The Acquisition of Chinese as a First and Second Language
Xiaohong Wen (Ed.)
ISBN 978-3-03943-270-7 (Hbk); ISBN 978-3-03943-271-4 (PDF)
Pages: 174
Published: November 2020

The Acquisition of Chinese as a First and Second Language, edited by Professor Xiaohong Wen at the University of Houston, has been published as an e-book. Here is the link:

Interested colleagues can easily download it in a PDF version. The book is a reprint of the special issue of the journal, Languages. Through highly selective and rigorous review processes, the volume collects eight empirical studies showcasing research advances in multiple domains. The studies are theoretically motivated and have adopted a wide spectrum of methodological strategies to achieve a broader understanding of the nature of the learning task and the nature of Chinese language acquisition. The volume is also intended to bridge the gap between research and instruction by helping teachers to understand their students’ learning processes. Informed by research, teachers are able to opt for appropriate pedagogical approaches and instructional conditions for their students.



Title: Teaching Chinese as a Second Language: The Way of the Learner (ESL & Applied Linguistics Professional Series)

Publication Year: 2019

ISBN-13: 978-0815383048

ISBN-10: 0815383045

Grounded in analysis of Chinese and international educational concepts and classroom techniques currently used to teach Chinese as a Second Language, and a thorough review of recent research in the field, this volume identifies the learning challenges of the language for native English speakers. Orton and Scrimgeour assess the gap in knowledge and skills between learners’ initial and future proficiency levels as L2 Chinese speakers, map their needs as learners towards achieving a high language proficiency, and set out an informed, integrated teaching orientation and practice for the Chinese classroom that responds to those needs. Chapters in the volume address curriculum design, teaching diverse learners and levels, the learning challenges of Chinese oral and literacy skills, grammar and vocabulary, discourse development, cultural understanding, and the affordances of a visit to China. Filled with original and engaging teaching and learning tools and techniques, this book is an essential and rich content resource for primary and secondary teachers, and teacher candidates and educators in Chinese as a Second Language education.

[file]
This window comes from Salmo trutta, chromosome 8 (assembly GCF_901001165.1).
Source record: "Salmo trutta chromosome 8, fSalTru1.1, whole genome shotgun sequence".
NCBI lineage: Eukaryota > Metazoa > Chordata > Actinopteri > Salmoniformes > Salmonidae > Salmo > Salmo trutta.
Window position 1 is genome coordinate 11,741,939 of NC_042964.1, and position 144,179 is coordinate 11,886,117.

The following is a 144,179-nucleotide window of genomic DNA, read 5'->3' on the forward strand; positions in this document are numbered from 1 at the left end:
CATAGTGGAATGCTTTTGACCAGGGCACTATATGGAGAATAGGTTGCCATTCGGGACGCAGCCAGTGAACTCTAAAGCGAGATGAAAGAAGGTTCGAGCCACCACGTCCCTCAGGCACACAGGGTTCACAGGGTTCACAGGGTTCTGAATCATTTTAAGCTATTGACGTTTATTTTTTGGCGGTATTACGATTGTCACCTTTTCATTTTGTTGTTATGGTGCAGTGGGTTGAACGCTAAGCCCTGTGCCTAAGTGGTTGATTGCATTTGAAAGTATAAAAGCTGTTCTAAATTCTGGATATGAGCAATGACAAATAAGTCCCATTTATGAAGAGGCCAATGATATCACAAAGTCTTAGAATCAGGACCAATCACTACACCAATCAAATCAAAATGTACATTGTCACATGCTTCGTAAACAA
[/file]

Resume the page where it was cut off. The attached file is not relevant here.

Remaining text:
Title: Learning and Teaching Chinese as a Second Language

Author: Xiaohong Wen

Publication Year: 2012

Publisher: Peking University Press

The book approaches the topics from the second language acquisition theory, the acquisition process, the psychological process, detailed study of the grammar of the Chinese as a second language acquisition, Chinese characters and reading learning and language learning three aspects. It also discuss the second language learners emotion, motivation research practice, and second language teaching. 






《汉语作为第二语言的习得与教学》将汉语作为第二语言的习得研究与汉语教学结合起来,突出其研究性与实用性。对第二语言习得理论做了分析性的介绍,并用实 证研究的方法探讨汉语的语法、语用、字、词习得,以及学习者个体因素对汉语学习的作用。在理论研究的基础卜,提出以学生为中心,以理解为基础,以意义学习 为途径,诱导启发学生在互动中进行汉语学习的教学理念。共八章二十九节,各章节内容联系紧密,但每节又自成一体,可以独立使用。